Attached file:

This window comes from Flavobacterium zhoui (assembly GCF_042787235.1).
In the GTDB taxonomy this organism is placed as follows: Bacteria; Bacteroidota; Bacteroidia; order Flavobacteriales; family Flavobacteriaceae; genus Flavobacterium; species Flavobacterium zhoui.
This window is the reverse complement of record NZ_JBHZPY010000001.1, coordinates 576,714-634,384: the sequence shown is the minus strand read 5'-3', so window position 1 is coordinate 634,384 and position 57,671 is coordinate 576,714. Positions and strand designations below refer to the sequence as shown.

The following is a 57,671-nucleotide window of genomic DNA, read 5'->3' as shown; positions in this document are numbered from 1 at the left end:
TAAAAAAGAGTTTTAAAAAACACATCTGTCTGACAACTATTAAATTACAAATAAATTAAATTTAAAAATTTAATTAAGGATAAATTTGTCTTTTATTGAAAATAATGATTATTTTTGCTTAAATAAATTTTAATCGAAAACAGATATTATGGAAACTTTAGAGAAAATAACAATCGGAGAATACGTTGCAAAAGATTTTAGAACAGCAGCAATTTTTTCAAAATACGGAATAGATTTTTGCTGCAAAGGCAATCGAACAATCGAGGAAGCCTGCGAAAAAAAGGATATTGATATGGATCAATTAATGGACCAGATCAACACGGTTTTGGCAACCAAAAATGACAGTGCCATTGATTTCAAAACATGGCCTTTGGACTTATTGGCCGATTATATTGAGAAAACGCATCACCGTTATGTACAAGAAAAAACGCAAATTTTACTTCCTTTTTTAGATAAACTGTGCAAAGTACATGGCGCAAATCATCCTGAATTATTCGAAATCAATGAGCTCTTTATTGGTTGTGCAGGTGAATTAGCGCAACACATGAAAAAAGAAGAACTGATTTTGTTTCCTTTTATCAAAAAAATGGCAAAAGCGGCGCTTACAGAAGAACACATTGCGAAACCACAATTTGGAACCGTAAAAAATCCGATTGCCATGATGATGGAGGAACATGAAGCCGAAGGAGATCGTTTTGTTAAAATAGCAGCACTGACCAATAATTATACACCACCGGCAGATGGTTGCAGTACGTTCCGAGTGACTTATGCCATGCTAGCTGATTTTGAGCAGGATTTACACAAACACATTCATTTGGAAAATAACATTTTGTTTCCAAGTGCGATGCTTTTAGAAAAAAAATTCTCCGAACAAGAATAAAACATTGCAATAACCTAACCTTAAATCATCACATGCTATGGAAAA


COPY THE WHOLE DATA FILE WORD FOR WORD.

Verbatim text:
This window comes from Flavobacterium zhoui (assembly GCF_042787235.1).
In the GTDB taxonomy this organism is placed as follows: Bacteria; Bacteroidota; Bacteroidia; order Flavobacteriales; family Flavobacteriaceae; genus Flavobacterium; species Flavobacterium zhoui.
This window is the reverse complement of record NZ_JBHZPY010000001.1, coordinates 576,714-634,384: the sequence shown is the minus strand read 5'-3', so window position 1 is coordinate 634,384 and position 57,671 is coordinate 576,714. Positions and strand designations below refer to the sequence as shown.

The following is a 57,671-nucleotide window of genomic DNA, read 5'->3' as shown; positions in this document are numbered from 1 at the left end:
TAAAAAAGAGTTTTAAAAAACACATCTGTCTGACAACTATTAAATTACAAATAAATTAAATTTAAAAATTTAATTAAGGATAAATTTGTCTTTTATTGAAAATAATGATTATTTTTGCTTAAATAAATTTTAATCGAAAACAGATATTATGGAAACTTTAGAGAAAATAACAATCGGAGAATACGTTGCAAAAGATTTTAGAACAGCAGCAATTTTTTCAAAATACGGAATAGATTTTTGCTGCAAAGGCAATCGAACAATCGAGGAAGCCTGCGAAAAAAAGGATATTGATATGGATCAATTAATGGACCAGATCAACACGGTTTTGGCAACCAAAAATGACAGTGCCATTGATTTCAAAACATGGCCTTTGGACTTATTGGCCGATTATATTGAGAAAACGCATCACCGTTATGTACAAGAAAAAACGCAAATTTTACTTCCTTTTTTAGATAAACTGTGCAAAGTACATGGCGCAAATCATCCTGAATTATTCGAAATCAATGAGCTCTTTATTGGTTGTGCAGGTGAATTAGCGCAACACATGAAAAAAGAAGAACTGATTTTGTTTCCTTTTATCAAAAAAATGGCAAAAGCGGCGCTTACAGAAGAACACATTGCGAAACCACAATTTGGAACCGTAAAAAATCCGATTGCCATGATGATGGAGGAACATGAAGCCGAAGGAGATCGTTTTGTTAAAATAGCAGCACTGACCAATAATTATACACCACCGGCAGATGGTTGCAGTACGTTCCGAGTGACTTATGCCATGCTAGCTGATTTTGAGCAGGATTTACACAAACACATTCATTTGGAAAATAACATTTTGTTTCCAAGTGCGATGCTTTTAGAAAAAAAATTCTCCGAACAAGAATAAAACATTGCAATAACCTAACCTTAAATCATCACATGCTATGGAAAA